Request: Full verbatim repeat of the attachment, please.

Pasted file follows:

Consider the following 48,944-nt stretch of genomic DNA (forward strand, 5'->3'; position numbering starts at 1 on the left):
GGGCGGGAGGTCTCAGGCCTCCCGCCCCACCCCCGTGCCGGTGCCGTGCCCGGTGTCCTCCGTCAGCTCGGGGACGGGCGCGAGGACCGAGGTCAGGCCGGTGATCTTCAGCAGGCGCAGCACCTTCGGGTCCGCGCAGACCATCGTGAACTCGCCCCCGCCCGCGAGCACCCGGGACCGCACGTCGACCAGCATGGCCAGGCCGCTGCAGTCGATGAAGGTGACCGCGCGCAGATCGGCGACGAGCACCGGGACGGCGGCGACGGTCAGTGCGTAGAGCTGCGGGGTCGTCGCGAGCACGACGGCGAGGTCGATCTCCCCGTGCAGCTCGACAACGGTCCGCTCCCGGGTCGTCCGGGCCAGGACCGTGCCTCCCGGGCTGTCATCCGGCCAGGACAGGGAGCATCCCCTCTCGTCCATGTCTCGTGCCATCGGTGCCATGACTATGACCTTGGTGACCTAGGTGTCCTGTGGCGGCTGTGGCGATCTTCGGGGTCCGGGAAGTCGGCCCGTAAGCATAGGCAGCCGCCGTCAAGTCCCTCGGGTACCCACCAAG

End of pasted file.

Consider the following 48,944-nt stretch of genomic DNA (forward strand, 5'->3'; position numbering starts at 1 on the left):
GGGCGGGAGGTCTCAGGCCTCCCGCCCCACCCCCGTGCCGGTGCCGTGCCCGGTGTCCTCCGTCAGCTCGGGGACGGGCGCGAGGACCGAGGTCAGGCCGGTGATCTTCAGCAGGCGCAGCACCTTCGGGTCCGCGCAGACCATCGTGAACTCGCCCCCGCCCGCGAGCACCCGGGACCGCACGTCGACCAGCATGGCCAGGCCGCTGCAGTCGATGAAGGTGACCGCGCGCAGATCGGCGACGAGCACCGGGACGGCGGCGACGGTCAGTGCGTAGAGCTGCGGGGTCGTCGCGAGCACGACGGCGAGGTCGATCTCCCCGTGCAGCTCGACAACGGTCCGCTCCCGGGTCGTCCGGGCCAGGACCGTGCCTCCCGGGCTGTCATCCGGCCAGGACAGGGAGCATCCCCTCTCGTCCATGTCTCGTGCCATCGGTGCCATGACTATGACCTTGGTGACCTAGGTGTCCTGTGGCGGCTGTGGCGATCTTCGGGGTCCGGGAAGTCGGCCCGTAAGCATAGGCAGCCGCCGTCAAGTCCCTCGGGTACCCACCAAG